When Robert Broccolo, Jr., owner of Professional Drain Services of Southern New England, answers any service call, he always has one of his company’s 11 video inspection cameras with him — ready to diagnose the issue at hand.
There’s no question that the pandemic has left a permanent mark on commercial restrooms. Seemingly overnight, the pandemic produced a new set of standards from which we, as end-users, now evaluate restrooms.
As the plumbing bath and kitchen sector adapts to evolving homeowner, customer and end-user expectations, it’s more important than ever to stay up-to-date on the technology, product innovation and design trends in both the residential and commercial markets.
The Kitchen & Bath Industry Show (KBIS), owned by the National Kitchen and Bath Association, wrapped it’s first in-person show in two years. The combined strengths of the NKBA and the National Association of Home Builders (NAHB), continuing their nine-year partnership to produce Design and Construction Week (DCW), brought forth the first and one of the largest in-person events since the beginning of the pandemic.
Although lack of available product and labor are ongoing factors within the residential plumbing sector, there is certainly no lack of opportunity. According to the 2021 North American Plumbing Fixtures Market Report, compiled by Grand View Research, the plumbing fixture market ended 2020 with a $22.4 billion value and it is expected to grow at a rate of 7.5% from 2021 to 2028.
Whether you’re a new pro entering the industry or a seasoned plumber in need of a quick refresher, this article covers best practices when installing or replacing a new toilet flange; best practices when repairing a broken flange; and finally, toilet flange types and options.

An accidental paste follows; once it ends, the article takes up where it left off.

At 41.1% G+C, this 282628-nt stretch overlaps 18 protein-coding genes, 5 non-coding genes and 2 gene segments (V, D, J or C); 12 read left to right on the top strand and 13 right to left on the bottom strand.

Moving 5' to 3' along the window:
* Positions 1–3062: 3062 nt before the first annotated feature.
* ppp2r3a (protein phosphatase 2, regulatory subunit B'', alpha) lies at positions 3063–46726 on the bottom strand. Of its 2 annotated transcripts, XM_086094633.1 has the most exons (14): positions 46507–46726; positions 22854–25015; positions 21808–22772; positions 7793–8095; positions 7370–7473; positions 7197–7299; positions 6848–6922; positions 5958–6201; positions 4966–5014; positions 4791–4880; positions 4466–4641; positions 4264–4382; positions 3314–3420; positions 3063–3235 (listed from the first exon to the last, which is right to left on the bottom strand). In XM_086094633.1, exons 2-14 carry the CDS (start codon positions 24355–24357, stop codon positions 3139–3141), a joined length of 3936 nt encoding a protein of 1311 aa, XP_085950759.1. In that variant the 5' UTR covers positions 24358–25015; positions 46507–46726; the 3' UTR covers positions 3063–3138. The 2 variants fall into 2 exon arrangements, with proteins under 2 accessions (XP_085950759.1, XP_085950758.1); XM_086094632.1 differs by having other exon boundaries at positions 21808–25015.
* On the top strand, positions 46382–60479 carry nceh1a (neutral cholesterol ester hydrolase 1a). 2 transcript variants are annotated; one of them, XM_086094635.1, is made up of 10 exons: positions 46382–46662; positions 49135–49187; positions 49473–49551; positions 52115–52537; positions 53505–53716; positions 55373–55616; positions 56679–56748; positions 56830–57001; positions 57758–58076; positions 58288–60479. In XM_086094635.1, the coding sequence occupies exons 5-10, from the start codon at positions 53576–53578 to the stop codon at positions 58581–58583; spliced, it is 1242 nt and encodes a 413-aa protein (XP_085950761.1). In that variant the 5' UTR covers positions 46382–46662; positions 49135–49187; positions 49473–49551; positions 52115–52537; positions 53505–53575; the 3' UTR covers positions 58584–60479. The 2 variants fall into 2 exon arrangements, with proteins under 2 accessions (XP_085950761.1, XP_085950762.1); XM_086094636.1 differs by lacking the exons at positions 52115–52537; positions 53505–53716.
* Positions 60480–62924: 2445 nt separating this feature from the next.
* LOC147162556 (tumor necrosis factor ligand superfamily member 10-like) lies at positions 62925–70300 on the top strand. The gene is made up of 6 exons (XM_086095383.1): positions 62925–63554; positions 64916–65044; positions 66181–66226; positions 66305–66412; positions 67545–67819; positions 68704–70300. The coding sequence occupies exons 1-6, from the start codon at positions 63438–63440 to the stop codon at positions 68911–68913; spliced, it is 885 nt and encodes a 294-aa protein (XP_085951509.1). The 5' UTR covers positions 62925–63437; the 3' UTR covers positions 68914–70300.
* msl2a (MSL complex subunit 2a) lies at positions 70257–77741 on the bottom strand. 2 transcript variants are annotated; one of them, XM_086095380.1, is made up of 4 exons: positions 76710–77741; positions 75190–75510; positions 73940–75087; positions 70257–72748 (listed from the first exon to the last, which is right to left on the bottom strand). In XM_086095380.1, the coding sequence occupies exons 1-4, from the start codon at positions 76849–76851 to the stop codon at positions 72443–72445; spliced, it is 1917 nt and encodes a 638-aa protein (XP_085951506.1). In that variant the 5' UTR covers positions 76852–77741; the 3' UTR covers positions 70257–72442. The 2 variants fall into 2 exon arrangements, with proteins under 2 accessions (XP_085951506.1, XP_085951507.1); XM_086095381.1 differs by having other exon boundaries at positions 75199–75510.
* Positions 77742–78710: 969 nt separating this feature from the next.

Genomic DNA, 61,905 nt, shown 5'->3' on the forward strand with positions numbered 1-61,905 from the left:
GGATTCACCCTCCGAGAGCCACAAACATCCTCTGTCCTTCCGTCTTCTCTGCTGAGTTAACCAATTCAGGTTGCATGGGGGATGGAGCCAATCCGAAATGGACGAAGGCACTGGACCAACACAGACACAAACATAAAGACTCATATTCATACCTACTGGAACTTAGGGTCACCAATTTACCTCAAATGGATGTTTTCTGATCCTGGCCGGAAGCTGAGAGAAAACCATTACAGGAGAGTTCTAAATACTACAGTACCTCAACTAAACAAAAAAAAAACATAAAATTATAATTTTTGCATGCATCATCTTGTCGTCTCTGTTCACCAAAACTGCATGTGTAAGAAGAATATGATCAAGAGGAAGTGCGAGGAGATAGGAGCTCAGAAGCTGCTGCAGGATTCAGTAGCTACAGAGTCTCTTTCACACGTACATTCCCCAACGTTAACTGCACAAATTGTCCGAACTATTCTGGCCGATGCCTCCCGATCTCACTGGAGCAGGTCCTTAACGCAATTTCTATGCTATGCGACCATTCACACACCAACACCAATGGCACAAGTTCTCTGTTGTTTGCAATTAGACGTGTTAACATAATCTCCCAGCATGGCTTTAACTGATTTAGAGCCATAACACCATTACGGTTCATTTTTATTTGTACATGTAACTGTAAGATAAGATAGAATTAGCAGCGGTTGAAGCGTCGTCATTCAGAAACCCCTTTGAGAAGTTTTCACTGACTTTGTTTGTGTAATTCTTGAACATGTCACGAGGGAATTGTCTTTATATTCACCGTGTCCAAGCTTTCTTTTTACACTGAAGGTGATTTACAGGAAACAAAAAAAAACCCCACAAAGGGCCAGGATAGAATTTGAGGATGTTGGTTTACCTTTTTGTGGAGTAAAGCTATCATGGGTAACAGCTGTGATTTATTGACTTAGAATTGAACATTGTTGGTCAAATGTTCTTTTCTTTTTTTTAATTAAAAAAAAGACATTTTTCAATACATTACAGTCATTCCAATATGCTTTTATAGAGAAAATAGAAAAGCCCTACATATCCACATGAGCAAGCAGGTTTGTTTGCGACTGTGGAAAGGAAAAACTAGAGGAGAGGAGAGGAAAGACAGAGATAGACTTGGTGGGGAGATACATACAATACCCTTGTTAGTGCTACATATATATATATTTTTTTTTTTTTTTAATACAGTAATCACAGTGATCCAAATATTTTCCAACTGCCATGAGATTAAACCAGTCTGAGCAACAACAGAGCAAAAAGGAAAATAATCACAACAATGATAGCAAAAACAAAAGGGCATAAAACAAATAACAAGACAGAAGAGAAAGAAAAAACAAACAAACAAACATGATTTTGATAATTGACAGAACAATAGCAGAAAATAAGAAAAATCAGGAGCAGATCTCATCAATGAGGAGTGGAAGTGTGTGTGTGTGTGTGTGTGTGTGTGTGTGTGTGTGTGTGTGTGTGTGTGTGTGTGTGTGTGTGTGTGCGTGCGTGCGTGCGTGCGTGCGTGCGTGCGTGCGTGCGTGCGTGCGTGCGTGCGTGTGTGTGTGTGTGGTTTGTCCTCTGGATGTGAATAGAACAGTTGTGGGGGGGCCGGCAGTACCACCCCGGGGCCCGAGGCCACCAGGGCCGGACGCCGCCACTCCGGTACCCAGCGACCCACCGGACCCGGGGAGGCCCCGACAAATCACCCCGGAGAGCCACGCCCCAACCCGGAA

It’s been more than two years since kitchen and bath professionals, designers and builders have gathered for the industry’s largest trade show and conference — the Kitchen and Bath Industry Show (KBIS), which is held annually in conjunction with the National Kitchen and Bath Association (NKBA).
Electrification is often presented as a strategy for reducing carbon emissions, but the truth is, it’s not practical to rely on electricity alone because no single energy source can solve the long-term challenges we face.
Supply chain issues and material shortages temper industry’s outlook despite continued strong market.
December 13, 2021
While the overall kitchen and bath industry continues to show healthy growth for the year, the overall index is down 4% quarter over quarter as lingering issues caused by the pandemic seem to be catching up to consumer sentiment. Despite this, the industry is coming off of a record-breaking quarter of growth in Q2, which has fueled projections for the year at around 12% growth in sales year-over-year, with many members still encouraged about future growth in 2022.
NKBA Report finds cleanliness, sustainability and universal designs will be hot trends of 2022.
November 22, 2021
The National Kitchen & Bath Association (NKBA) released its annual Design Trends report. The 2022 study, a deep dive into all aspects of both kitchen and primary bathroom design, forecasts the styles, features, materials and innovations expected to be most popular over the next two to three years. The current study finds that the COVID-19 pandemic has accelerated consumer interest in and adoption of key trends in their homes such as integration of smart technology, multi-functional spaces and natural and nature-based designs.